Iconic PC maker Dell
Wyse also makes "thin-client" hardware and software, which are like terminals that lean on other computers (like servers, for example) for most of the heavy lifting. Dell didn't break out financial details about the transaction, but analysts think it probably fell in the ballpark of $350 million to $400 million.
Dell did say that Wyse should be accretive to non-GAAP earnings by the latter half of fiscal 2013, with the deal expected to close in the second quarter of fiscal 2013.
Wyse already plays nicely with the kingpins of virtualization, Citrix Systems
The deal follows other software-driven acquisitions in recent times, after Dell formed a new software group two months ago. The company is obviously looking to boost margins and growth through differentiated services and also acquired SonicWall (security software) last month and AppAssure (backup and recovery software) in February.
The Wyse deal bears an uncanny resemblance to when Hewlett-Packard
HP wanted to spin off its PC business like Big Blue did long ago, while Dell keeps adding pieces to its Big Blue puzzle. It's no wonder when you look at where IBM's profit margin has been going ever since selling its PC business to Lenovo in 2005.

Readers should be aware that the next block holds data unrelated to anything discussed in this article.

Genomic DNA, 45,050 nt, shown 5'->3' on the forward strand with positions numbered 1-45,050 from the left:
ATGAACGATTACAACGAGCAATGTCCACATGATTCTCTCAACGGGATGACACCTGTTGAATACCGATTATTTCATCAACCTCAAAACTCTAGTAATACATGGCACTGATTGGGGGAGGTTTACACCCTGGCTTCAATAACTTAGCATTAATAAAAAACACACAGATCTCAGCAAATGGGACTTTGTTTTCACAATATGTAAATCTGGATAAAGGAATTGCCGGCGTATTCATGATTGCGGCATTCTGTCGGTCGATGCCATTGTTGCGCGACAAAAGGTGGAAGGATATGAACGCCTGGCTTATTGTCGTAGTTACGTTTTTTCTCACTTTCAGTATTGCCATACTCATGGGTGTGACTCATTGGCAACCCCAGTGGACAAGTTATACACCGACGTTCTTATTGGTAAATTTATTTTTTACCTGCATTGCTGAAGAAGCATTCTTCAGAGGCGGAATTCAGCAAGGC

IBM-esque transformations take time, and until then I still don't see a lot going for Dell. Its mobile strategy is in shambles, as Dell has killed both its domestic smartphone and tablet lineups. There's no doubt that it's trying to regroup with mobile, but the company has mostly missed out so far. While Dell is trying to be like IBM, it's a far cry away from competing, since IBM is IBM.
With more than $62 billion in revenue over the past four quarters, these incremental acquisitions are a long way from reshaping Dell into the spitting image of its Big Blue role model.
Fool contributor Evan Niu holds no position in any company mentioned. Check out his holdings and a short bio. Motley Fool newsletter services have recommended buying shares of VMware. Motley Fool newsletter services have recommended writing covered calls on Dell. The Motley Fool has a disclosure policy. We Fools don't all hold the same opinions, but we all believe that considering a diverse range of insights makes us better investors. Try any of our Foolish newsletter services free for 30 days.